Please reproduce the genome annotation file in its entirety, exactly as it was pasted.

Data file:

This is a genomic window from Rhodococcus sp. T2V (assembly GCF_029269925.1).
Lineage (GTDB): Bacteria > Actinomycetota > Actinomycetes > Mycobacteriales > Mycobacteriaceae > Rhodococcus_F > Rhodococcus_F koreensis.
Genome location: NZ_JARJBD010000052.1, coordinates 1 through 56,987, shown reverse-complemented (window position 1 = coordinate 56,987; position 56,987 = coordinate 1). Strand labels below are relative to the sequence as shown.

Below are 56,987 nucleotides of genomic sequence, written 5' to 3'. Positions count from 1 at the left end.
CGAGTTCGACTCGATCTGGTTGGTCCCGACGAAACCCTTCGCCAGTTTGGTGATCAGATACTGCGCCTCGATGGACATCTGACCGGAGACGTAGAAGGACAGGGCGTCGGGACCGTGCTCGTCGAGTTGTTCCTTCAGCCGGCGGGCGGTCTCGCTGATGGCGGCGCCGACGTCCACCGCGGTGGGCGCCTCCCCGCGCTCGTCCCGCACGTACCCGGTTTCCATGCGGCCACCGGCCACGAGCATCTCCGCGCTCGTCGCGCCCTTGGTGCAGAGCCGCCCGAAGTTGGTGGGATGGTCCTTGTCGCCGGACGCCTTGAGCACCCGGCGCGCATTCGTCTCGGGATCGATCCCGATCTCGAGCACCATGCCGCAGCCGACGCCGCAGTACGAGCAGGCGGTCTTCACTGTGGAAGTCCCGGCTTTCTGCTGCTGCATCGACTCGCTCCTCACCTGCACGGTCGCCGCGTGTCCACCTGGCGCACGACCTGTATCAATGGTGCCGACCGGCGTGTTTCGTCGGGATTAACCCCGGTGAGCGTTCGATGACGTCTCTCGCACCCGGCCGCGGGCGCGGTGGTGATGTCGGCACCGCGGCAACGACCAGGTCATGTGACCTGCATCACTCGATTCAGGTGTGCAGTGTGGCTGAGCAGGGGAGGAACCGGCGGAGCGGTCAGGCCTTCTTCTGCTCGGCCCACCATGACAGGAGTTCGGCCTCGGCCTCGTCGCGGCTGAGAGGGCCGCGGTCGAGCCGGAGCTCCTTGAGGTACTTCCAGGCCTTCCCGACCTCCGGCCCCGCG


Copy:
This is a genomic window from Rhodococcus sp. T2V (assembly GCF_029269925.1).
Lineage (GTDB): Bacteria > Actinomycetota > Actinomycetes > Mycobacteriales > Mycobacteriaceae > Rhodococcus_F > Rhodococcus_F koreensis.
Genome location: NZ_JARJBD010000052.1, coordinates 1 through 56,987, shown reverse-complemented (window position 1 = coordinate 56,987; position 56,987 = coordinate 1). Strand labels below are relative to the sequence as shown.

Below are 56,987 nucleotides of genomic sequence, written 5' to 3'. Positions count from 1 at the left end.
CGAGTTCGACTCGATCTGGTTGGTCCCGACGAAACCCTTCGCCAGTTTGGTGATCAGATACTGCGCCTCGATGGACATCTGACCGGAGACGTAGAAGGACAGGGCGTCGGGACCGTGCTCGTCGAGTTGTTCCTTCAGCCGGCGGGCGGTCTCGCTGATGGCGGCGCCGACGTCCACCGCGGTGGGCGCCTCCCCGCGCTCGTCCCGCACGTACCCGGTTTCCATGCGGCCACCGGCCACGAGCATCTCCGCGCTCGTCGCGCCCTTGGTGCAGAGCCGCCCGAAGTTGGTGGGATGGTCCTTGTCGCCGGACGCCTTGAGCACCCGGCGCGCATTCGTCTCGGGATCGATCCCGATCTCGAGCACCATGCCGCAGCCGACGCCGCAGTACGAGCAGGCGGTCTTCACTGTGGAAGTCCCGGCTTTCTGCTGCTGCATCGACTCGCTCCTCACCTGCACGGTCGCCGCGTGTCCACCTGGCGCACGACCTGTATCAATGGTGCCGACCGGCGTGTTTCGTCGGGATTAACCCCGGTGAGCGTTCGATGACGTCTCTCGCACCCGGCCGCGGGCGCGGTGGTGATGTCGGCACCGCGGCAACGACCAGGTCATGTGACCTGCATCACTCGATTCAGGTGTGCAGTGTGGCTGAGCAGGGGAGGAACCGGCGGAGCGGTCAGGCCTTCTTCTGCTCGGCCCACCATGACAGGAGTTCGGCCTCGGCCTCGTCGCGGCTGAGAGGGCCGCGGTCGAGCCGGAGCTCCTTGAGGTACTTCCAGGCCTTCCCGACCTCCGGCCCCGCG